In a year that has seen would-be action heroes Jeff Speakman and Brian Bosworth make well-orchestrated attempts to muscle their way into the action-adventure movie arena, Columbia Pictures is clearly betting that Jean-Claude Van Damme could be the next Chuck Norris, Steven Seagal--or even Arnold Schwarzenegger.
“Double Impact,” the $15-million action film in which Van Damme plays dual roles, opened well Aug. 9 and has grossed $15.3 million and the 30-year-old Belgian karate champion and kickboxer is already shooting his next film, “Universal Soldier,” a Carolco project and the first film in a rumored eight-picture deal with Columbia Pictures and Carolco.
Although no one at Columbia will confirm the exact details of the Van Damme deal, Michael Nathanson, Columbia’s head of production, says the company has a commitment with Van Damme that “the next three or four or five pictures are going to be directly financed and produced by us.” Two more will be produced by Carolco, whose pictures are distributed by Tri-Star, which is owned, like Columbia, by Sony Pictures Entertainment. “Double Impact” was a co-production between Columbia and Michael Douglas’ Stone Group.
What makes Van Damme look like an heir apparent as the next karate/kickboxer/bodybuilder hero action? His defenders say it’s not merely a matter of muscles. “I think what gives him the possibility of being a huge star (is) you look at Jean-Claude (and see) a guy very much like Arnold. When he flashes that grin. . . ,” says Craig Baumgarten, formerly executive vice president of production at 20th Century Fox and now the producer of “Universal Soldier,” a $23-million project about a pair of super-soldiers starring Van Damme and Dolph Lundgren.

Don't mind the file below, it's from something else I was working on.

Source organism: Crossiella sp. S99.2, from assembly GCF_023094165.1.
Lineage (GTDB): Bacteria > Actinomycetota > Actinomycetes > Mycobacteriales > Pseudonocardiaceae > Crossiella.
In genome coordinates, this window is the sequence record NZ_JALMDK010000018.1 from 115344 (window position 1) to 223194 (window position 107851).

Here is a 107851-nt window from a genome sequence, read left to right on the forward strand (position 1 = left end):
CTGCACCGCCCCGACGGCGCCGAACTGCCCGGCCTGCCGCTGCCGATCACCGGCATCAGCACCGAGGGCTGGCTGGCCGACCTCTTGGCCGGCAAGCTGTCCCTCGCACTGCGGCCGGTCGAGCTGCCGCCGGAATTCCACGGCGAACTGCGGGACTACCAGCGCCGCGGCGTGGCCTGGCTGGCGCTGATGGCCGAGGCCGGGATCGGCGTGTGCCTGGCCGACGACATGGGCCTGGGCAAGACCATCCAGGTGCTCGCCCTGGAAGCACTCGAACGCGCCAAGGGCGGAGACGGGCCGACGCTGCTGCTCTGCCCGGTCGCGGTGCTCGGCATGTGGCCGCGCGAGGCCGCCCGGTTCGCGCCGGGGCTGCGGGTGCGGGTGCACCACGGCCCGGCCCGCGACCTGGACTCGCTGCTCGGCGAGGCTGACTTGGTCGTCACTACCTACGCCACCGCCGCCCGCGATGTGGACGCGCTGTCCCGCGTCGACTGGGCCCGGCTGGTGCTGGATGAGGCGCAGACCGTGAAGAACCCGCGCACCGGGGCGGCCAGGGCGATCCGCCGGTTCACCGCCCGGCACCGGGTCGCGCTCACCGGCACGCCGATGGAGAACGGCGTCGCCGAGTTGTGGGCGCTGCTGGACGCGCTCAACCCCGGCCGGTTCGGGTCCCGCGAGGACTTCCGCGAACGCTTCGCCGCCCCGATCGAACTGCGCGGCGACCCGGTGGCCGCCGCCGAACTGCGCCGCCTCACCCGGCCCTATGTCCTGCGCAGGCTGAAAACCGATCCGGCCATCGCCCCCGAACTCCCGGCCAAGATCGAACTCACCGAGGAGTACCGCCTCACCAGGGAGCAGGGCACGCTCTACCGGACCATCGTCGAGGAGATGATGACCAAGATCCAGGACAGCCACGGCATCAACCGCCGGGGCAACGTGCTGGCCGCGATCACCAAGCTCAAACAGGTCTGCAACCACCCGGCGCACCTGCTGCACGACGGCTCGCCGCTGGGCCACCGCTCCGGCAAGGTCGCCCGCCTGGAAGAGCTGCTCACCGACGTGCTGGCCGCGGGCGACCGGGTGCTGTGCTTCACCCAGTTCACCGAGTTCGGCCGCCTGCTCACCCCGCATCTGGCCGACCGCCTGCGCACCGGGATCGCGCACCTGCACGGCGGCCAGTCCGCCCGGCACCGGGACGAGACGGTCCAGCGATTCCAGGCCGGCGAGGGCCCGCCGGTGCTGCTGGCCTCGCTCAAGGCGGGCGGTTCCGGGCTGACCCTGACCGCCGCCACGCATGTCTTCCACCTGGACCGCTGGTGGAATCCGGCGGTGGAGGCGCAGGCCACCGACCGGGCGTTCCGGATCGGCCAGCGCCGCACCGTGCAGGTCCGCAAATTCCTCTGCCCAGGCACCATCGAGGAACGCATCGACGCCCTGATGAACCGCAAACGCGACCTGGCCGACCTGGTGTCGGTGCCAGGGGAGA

Nathanson agrees. “He has an unbelievable and uncanny ability to be charming, and we’re going to take advantage of that.”
And, Nathanson adds, “He’s already a star. He already has a base of popularity that’s remarkable, not only in this country but overseas.” Van Damme’s string of low-budget films began in 1987 with “Bloodsport” and include “Cyborg,” “Death Warrant,” “Kickboxer” and “Lionheart.” All of them did well overseas; “Double Impact” had a $3-million opening weekend in France, bigger numbers there than “Robin Hood: Prince of Thieves.”
Today’s low-budget action genre has evolved from the simplistic revenge stories of Westerns into categories including war themes (“Rambo”), alien and sci-fi (“Predator,” “Terminator”), fantasy (“Masters of the Universe”) and martial arts (Bruce Lee and Chuck Norris movies).
“Sly (Stallone) and Arnold (Schwarzenegger) and on a lesser level (Charles) Bronson made it a contemporary genre,” Baumgarten adds. “They made it something that didn’t have to be Old Western or science fiction.
“Really, it was ‘Rambo,’ ” Baumgarten says. “ ‘Rambo’ exploded the genre. It created a larger-than-life kind of hero. All of a sudden, in a contemporary arena, you can have this larger-than-life, almost comic book hero. ‘Rambo,’ I think, did $150 million. Nobody thought you could do that kind of business.”
Hollywood caught on quickly; no one, perhaps, more enthusiastically than Menachem Golan’s Cannon Pictures, which in the ‘80s cranked out “Over the Top” with Stallone, “Missing in Action” with Chuck Norris and “Masters of the Universe” with Dolph Lundgren. Norris, and later Seagal, helped bring mainstream audiences to martial arts movies--in droves.